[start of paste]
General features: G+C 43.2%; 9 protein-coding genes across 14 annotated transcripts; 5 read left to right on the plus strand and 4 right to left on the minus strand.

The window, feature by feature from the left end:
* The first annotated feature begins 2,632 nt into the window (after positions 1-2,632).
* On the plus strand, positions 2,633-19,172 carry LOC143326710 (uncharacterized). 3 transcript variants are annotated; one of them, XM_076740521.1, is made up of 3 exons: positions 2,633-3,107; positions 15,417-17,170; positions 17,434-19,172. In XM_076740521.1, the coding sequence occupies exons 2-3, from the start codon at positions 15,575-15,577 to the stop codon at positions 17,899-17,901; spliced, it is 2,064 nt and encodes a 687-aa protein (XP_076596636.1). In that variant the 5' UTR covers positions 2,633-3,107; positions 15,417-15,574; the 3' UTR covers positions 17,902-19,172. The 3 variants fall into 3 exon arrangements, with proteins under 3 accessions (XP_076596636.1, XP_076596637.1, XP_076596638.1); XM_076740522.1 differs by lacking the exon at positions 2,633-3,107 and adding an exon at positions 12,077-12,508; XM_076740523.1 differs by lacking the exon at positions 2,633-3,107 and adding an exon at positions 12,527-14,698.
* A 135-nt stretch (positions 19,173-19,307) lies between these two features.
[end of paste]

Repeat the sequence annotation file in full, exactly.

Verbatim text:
General features: G+C 43.2%; 9 protein-coding genes across 14 annotated transcripts; 5 read left to right on the plus strand and 4 right to left on the minus strand.

The window, feature by feature from the left end:
* The first annotated feature begins 2,632 nt into the window (after positions 1-2,632).
* On the plus strand, positions 2,633-19,172 carry LOC143326710 (uncharacterized). 3 transcript variants are annotated; one of them, XM_076740521.1, is made up of 3 exons: positions 2,633-3,107; positions 15,417-17,170; positions 17,434-19,172. In XM_076740521.1, the coding sequence occupies exons 2-3, from the start codon at positions 15,575-15,577 to the stop codon at positions 17,899-17,901; spliced, it is 2,064 nt and encodes a 687-aa protein (XP_076596636.1). In that variant the 5' UTR covers positions 2,633-3,107; positions 15,417-15,574; the 3' UTR covers positions 17,902-19,172. The 3 variants fall into 3 exon arrangements, with proteins under 3 accessions (XP_076596636.1, XP_076596637.1, XP_076596638.1); XM_076740522.1 differs by lacking the exon at positions 2,633-3,107 and adding an exon at positions 12,077-12,508; XM_076740523.1 differs by lacking the exon at positions 2,633-3,107 and adding an exon at positions 12,527-14,698.
* A 135-nt stretch (positions 19,173-19,307) lies between these two features.